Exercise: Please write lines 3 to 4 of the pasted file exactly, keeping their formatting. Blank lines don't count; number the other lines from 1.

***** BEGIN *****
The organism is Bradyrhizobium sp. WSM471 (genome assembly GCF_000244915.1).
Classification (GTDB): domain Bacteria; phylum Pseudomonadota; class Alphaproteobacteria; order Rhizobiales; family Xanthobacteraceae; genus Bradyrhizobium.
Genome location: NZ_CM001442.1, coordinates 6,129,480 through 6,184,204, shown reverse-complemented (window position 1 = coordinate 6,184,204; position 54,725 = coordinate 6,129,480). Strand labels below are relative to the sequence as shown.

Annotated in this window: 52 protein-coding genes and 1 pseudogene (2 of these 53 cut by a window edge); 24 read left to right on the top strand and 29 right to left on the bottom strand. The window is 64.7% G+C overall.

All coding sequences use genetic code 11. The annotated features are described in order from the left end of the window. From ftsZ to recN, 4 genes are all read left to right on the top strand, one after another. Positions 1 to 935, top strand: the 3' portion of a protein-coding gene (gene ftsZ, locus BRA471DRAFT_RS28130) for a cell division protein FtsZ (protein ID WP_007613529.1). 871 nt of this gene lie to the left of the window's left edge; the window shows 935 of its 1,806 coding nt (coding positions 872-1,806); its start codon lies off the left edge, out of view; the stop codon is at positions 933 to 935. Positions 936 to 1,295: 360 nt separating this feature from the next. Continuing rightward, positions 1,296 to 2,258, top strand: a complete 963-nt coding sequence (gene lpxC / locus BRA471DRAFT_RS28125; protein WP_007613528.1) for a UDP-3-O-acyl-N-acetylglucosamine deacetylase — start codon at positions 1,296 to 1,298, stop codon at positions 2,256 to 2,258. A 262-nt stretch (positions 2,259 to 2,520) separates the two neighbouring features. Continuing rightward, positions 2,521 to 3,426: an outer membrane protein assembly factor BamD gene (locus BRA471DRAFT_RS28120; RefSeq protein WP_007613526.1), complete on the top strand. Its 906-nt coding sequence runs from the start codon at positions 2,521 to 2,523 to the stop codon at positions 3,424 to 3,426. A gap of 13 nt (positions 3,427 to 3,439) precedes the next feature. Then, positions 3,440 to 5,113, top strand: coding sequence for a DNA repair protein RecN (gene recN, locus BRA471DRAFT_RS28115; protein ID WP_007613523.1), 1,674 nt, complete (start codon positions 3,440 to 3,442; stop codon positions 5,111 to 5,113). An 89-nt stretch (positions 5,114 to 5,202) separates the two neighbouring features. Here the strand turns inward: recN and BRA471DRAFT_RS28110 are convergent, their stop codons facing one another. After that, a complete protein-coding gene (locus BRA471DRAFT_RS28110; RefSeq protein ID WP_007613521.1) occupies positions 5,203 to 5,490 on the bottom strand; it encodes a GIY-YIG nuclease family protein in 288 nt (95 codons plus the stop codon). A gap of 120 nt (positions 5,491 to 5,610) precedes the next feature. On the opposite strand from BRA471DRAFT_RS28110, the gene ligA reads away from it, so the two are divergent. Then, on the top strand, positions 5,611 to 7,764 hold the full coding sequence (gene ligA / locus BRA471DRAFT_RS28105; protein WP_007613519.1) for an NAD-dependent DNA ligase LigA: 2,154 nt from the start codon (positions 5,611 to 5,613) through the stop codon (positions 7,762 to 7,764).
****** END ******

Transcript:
Genome location: NZ_CM001442.1, coordinates 6,129,480 through 6,184,204, shown reverse-complemented (window position 1 = coordinate 6,184,204; position 54,725 = coordinate 6,129,480). Strand labels below are relative to the sequence as shown.

Annotated in this window: 52 protein-coding genes and 1 pseudogene (2 of these 53 cut by a window edge); 24 read left to right on the top strand and 29 right to left on the bottom strand. The window is 64.7% G+C overall.